There are a few downsides to this as it stands currently however, as I see it. If you are using connected groups then you will not see anything appear under the regular network peerings section of your virtual network.
Connected groups also don’t seem to be supported by the network topology tool in network watcher at this time as the virtual networks appear as not connected. This might lead to administrative oversights by some users who are not familiar with this new service.
If you go to the Azure preview portal you will see a network manager section under the settings of the virtual network but it does little more than list any applied connectivity or security configurations applied.
Next up was to test the security configuration options. These need to be configured and deployed exactly the same way as connectivity configurations. Right now, these are limited to a collection of 5-tuple firewall rules exactly the same way as how network security groups work.
However there are two important points to note here. Firstly, these configurations take precedence over NSGs and secondly that NSGs (if associated) are still processed afterwards.
In other works this acts like an additional security layer, if the security configuration allows the traffic then the NSG can still block it. As an example if I created an allow RDP rule from my source IP address in the security configuration but then I had a deny RDP rule on the NSG then I would not get access.
There is a way to override the NSG deny rule however. The security configuration rules provide a third action type called allow all, this will allow the traffic from this rule even if there are lower priority deny rules including any NSG deny rules.
Thankfully, we have a bit more visibility on these security rules and there are a few places where we can check and see what’s actually being enforced.
Firstly, the rules will show underneath the regular NSG rules section on the networking settings of a virtual machine.
There is also a new tab for the associated AVNM resource on the effective security rules of the NIC on a virtual machine.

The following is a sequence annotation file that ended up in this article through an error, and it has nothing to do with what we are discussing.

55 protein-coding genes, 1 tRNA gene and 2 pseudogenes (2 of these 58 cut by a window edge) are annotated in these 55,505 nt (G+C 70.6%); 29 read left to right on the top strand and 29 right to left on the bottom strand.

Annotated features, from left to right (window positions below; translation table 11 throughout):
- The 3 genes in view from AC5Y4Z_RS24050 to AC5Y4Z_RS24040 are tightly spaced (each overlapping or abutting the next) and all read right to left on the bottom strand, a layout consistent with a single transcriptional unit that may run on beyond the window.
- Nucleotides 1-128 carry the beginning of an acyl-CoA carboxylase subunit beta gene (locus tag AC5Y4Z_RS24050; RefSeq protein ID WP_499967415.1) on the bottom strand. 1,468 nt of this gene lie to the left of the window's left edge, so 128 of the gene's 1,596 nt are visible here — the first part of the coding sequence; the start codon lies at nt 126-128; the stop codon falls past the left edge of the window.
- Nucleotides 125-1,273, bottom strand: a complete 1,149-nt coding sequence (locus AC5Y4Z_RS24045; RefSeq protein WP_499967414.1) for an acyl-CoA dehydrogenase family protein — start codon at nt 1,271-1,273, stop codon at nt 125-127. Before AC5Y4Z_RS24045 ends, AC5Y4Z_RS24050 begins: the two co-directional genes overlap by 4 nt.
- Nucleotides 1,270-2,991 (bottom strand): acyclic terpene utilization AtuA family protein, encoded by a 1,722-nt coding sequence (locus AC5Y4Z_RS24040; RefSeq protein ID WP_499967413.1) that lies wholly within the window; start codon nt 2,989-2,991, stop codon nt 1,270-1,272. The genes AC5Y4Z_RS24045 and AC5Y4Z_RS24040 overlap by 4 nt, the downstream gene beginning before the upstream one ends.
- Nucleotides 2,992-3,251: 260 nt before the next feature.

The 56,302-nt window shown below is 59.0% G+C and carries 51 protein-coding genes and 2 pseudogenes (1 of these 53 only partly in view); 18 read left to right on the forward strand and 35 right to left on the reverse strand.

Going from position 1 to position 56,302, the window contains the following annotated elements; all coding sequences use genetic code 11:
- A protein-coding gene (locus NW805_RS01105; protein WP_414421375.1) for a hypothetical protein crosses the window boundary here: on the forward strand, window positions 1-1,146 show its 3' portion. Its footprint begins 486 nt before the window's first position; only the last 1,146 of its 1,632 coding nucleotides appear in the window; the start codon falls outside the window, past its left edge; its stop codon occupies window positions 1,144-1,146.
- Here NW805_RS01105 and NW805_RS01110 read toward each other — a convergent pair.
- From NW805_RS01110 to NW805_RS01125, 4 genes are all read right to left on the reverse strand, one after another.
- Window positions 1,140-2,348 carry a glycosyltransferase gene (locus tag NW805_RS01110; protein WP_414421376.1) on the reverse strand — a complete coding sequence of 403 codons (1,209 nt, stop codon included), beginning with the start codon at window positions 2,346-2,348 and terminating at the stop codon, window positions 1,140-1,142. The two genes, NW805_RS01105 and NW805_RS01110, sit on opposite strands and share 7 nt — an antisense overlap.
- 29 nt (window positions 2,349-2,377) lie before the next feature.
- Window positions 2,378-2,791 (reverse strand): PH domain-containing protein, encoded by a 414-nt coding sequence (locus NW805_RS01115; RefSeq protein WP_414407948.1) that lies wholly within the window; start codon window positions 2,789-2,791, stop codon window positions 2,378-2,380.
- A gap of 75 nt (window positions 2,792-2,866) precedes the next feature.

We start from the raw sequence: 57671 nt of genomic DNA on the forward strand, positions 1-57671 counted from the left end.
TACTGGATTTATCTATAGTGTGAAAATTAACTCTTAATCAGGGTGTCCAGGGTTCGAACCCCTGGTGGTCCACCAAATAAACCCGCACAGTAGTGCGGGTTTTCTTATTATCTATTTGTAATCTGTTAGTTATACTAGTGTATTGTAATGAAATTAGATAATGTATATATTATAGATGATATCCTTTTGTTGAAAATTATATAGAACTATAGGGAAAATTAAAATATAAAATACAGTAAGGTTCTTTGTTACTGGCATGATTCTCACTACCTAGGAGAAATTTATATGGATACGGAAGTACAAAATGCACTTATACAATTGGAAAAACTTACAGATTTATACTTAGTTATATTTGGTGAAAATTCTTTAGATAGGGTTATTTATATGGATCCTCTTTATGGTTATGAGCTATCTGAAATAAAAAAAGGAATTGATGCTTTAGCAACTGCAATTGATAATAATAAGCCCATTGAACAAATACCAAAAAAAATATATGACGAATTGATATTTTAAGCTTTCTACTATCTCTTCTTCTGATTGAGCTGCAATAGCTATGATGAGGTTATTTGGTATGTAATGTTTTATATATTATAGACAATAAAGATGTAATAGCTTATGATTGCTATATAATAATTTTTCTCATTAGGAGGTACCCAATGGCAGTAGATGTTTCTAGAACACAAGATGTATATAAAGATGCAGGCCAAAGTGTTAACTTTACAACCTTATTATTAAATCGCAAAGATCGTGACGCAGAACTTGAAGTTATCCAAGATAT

If you are using the Azure preview portal you will also see the security configuration rules listed within the new network manager section under the settings of the virtual network.
The NSG diagnostic tool in network watcher unfortunately does not seem to be fully aware of this service yet as I always seemed to get an allowed result against an NSG simply named #. Hopefully this will be added in future to assist with rule troubleshooting.
I had some difficulties trying to delete individual rules from my security configuration ruleset. It appears that once they are associated then although you can modify existing rules if you want to delete any then you have to first deploy a new security configuration of type none to first remove your current configuration. Then you can make your changes and deploy the new configuration once again.
My overall thoughts are that this new service definitely seems unfinished at this point. I can definitely see the potential of such a service when managing virtual networks at scale but for smaller deployments I think it may just add complexity at this point.
My main concerns were the lack of integration with some existing settings views and diagnostic tools in the Azure portal. Depending on your team’s level of experience with Azure networking this may lead to creating more problems than it solves right now.
It will be interesting to see how much effort Microsoft put into improving this service and adding more features over the coming months.